With Obama and women, they have done it again
Gerald w. Deas M.D. | , Mph | 7/5/2012, 3:39 p.m.
When President Barack Obama became the first African-American president, I was overjoyed for many reasons, especially that he would be able to appoint Supreme Court justices to the bench. Little did I know it would be two women, Elena Kagan and Sonia Sotomayor, who would play a critical role in passing a health law that will benefit all Americans with a 5-to-4 vote. Although Justice John G. Roberts Jr. was thought to be the deciding vote for passage, it was the two female justices selected by Obama who secured the law.
Women have never been a majority on the Supreme Court, and yet their qualifications have outstripped any male who would qualify for the position. I believe that women have a special place in government that could give democracy its greatest hour. Following are some quotes about the character of women written by legendary men and women.
"The errors of women spring, almost always, from their faith in the good or their confidence in the true." Honore de Balzac (1799-1850), French novelist
"Women--last at the cross and earliest at the grave." Eaton Stannard Barrett (1786-1820), Irish poet
"The future of society is in the hands of mothers: If the world was lost through woman, she alone can save it." Louis de Beaufort (1703-1795), Dutch historian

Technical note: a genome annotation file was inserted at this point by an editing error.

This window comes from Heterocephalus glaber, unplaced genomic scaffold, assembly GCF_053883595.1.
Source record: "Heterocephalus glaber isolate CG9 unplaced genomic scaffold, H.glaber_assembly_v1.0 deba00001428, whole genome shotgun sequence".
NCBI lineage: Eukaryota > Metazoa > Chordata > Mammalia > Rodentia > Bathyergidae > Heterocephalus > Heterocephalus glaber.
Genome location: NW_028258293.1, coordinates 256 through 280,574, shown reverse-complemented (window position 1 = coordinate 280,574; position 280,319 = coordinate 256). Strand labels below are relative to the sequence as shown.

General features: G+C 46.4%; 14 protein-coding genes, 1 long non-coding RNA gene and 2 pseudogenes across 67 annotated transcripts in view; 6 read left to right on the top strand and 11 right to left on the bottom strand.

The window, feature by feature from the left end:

"It is reputed that quite a number of women have had consciences." James Branch Cabell (1879-1958), American novelist and essayist
"The deepest tenderness a woman can show to a man is to help him to do his duty." Dinah Maria Mulock Craik (1826-1887), English novelist
"The test of civilization is the estimate of woman." George William Curtis (1824-1892), American author and lecturer
"It has been women who have breathed gentleness and care into the harsh progress of mankind." Elizabeth II (1926-), queen of Great Britain and Northern Ireland
"Men have sight; women insight." Victor Marie Hugo (1802-1885), French author
"In all societies, women have played a much more important role than their menfolk are generally ready to admit." Ashley Montague (1905-), American anthropologist and social biologist
"All the reasoning of men are not worth one sentiment of women." Voltaire (1694-1778), French author
"Woman reduces us all to a common denominator." George Bernard Shaw (1856-1950), British playwright, author and critic
"A women's guess is much more accurate than a man's certainty." Rudyard Kipling (1865-1936), English author
"Woman is like the reed which bends to every breeze but breaks not in the tempest." Richard Whately (1787-1863), English logician and theologian
I am sure that after reading these quotes, you will be satisfied that the passage of the health bill will benefit all man- and womankind.